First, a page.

2 The American Nation and the West, 1776-1800
3 From a Territory to a State, 1800-1816
4 On the Indiana Frontier
5 The Evolving Pioneer Economy
6 Pioneers and a Better Life
7 Pioneer Government and Politics
8 The Civil War Comes to Indiana
9 New Ways to Make a Living, 1850-1920
10 A Hoosier Community, 1850-1920
11 The Indiana Way of Politics, 1873-1920
12 Flappers and Klansmen Challenge Traditions: The 1920s
13 Depression and War Test Hoosiers, 1929-1945
14 Hoosier Traditions and the Winds of Change
15 Government, Politics, and the People
16 Some Thoughts on Twenty-First-Century Hoosiers
Notes
Further Reading
Index
PREFACE
Hoosiers: An Introduction
THIS IS A BOOK ABOUT A PEOPLE TWO CENTURIES IN THE making. They call themselves Hoosiers, these citizens of Indiana. They think, many of them, that they are different from other Americans. Who are they? What kind of people were they two centuries ago? What are their stories?
I begin with the word Hoosier. Generations of curious researchers have failed to identify its origin or meaning. Many have offered serious speculation and light amusement. One oft-told story is attributed to the Hoosier poet, James Whitcomb Riley. After a brawl in a pioneer tavern that included eye gouging, hair pulling, and biting, a bystander reached down to the sawdust-covered floor and picked up a mangled piece of flesh. Whose ear? he called out. Perhaps it s just as well to have a mystery around something so important.
The word was widely used both in conversation and in print by the early 1830s, including in a widely cited 1833 poem titled The Hoosher s Nest. Two years later a newcomer to Richmond explained in a letter to family back home in Pennsylvania that old settlers in Indiana are called Hooshers and the cabins they first lived in Hoosher s nests. She added, It takes a year to become a Hoosher. Near La Porte about the same time, a traveler in the land of the Hooshiers wrote that the term has now become a soubriquet that bears nothing invidious with it to the ear of an Indianian. Hoosiers have retained the nickname into the twenty-first century, when state records showed twenty-six hundred businesses using Hoosier in their official name. It s true that at times some have ascribed negative connotations to the word, using it to suggest an uncouth, rustic people, but a writer in 1962 thought that it has continued to mean friendliness, neighborliness, and idyllic contentment with Indiana landscape and life. Most Hoosiers today embrace it proudly as part of the distinctiveness of the nineteenth state, mindful that few other states have such a brand and asset. 1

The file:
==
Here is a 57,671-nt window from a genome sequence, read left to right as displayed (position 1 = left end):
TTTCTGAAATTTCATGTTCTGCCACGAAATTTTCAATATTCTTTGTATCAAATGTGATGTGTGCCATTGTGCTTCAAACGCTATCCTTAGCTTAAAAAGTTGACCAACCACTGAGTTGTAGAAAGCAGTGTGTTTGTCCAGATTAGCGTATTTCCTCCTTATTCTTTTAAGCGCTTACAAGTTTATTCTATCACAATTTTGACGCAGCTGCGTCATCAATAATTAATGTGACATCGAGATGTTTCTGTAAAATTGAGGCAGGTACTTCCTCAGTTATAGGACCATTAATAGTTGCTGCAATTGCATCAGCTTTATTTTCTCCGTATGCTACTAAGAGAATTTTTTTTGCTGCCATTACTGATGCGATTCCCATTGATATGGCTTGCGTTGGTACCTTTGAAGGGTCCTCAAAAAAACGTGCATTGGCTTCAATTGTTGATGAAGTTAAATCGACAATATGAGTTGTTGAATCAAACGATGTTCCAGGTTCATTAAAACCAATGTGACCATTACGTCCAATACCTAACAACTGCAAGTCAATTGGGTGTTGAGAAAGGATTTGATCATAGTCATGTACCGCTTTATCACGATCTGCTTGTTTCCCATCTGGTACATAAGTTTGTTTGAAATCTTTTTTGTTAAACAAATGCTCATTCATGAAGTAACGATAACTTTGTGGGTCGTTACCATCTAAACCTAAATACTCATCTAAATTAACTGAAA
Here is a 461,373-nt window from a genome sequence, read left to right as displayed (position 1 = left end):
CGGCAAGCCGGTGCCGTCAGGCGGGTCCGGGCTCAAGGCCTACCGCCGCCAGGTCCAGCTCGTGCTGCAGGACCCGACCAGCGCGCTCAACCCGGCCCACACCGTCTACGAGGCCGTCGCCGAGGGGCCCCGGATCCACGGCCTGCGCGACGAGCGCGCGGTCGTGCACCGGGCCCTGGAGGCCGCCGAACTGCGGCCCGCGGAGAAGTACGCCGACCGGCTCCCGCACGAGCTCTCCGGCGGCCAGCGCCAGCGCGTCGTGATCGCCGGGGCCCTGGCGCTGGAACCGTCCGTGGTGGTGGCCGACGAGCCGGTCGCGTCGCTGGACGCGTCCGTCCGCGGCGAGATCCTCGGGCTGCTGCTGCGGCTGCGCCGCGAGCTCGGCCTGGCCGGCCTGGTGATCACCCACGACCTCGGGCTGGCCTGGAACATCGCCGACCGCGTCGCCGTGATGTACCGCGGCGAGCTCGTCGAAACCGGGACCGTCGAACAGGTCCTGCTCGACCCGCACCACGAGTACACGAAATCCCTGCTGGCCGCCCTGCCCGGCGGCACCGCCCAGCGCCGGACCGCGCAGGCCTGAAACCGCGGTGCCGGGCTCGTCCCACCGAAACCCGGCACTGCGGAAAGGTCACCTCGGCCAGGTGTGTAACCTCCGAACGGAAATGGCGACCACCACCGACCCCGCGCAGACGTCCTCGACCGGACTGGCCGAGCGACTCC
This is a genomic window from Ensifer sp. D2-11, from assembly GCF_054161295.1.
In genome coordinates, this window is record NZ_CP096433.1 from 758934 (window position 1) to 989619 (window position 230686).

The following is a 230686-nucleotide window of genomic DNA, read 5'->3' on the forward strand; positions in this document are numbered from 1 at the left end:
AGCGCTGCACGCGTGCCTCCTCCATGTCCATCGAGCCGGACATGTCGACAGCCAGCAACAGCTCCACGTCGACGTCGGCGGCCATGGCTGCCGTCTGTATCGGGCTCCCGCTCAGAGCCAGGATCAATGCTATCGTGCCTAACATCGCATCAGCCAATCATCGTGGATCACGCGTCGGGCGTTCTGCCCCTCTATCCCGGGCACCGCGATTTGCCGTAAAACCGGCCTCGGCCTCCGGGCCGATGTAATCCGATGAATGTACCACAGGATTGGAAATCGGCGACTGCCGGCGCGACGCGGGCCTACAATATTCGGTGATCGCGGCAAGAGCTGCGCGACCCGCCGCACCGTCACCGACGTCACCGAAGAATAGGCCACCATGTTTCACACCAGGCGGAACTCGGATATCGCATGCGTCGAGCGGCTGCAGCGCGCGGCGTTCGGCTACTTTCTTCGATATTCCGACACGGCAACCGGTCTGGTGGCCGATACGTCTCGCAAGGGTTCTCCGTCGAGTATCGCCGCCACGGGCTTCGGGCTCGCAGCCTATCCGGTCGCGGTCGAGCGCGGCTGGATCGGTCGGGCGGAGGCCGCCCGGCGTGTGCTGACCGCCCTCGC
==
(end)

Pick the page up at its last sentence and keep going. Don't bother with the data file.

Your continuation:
This book is not about the word but rather about the development of Hoosier traditions. On the Indiana frontier, settlers created a way of life that they passed down to later generations. They came to value individual freedom. They distrusted government, even as they demanded that government remove Indians, sell them land, and bring democracy. Down to the present, Hoosiers have remained wary of government power and careful to guard their tax dollars and their individual freedoms (even the freedom to ride a motorcycle without a safety helmet).
Indiana s traditions always mixed with change. New issues such as slavery entered politics and brought Civil War, the state s most searing experience. Railroads, cities, and factories replaced pioneer log cabins and spinning wheels. By the late nineteenth century, Hoosiers had evolved into a moderate, some would say conservative, people. Most believed careful and slow change to be better than revolutionary change. Evolutionary change became the Indiana way. By the late twentieth century, some challenged Indiana s traditions as outmoded and asserted the necessity for more rapid response to a changing world.
THIS BOOK S ORIGINS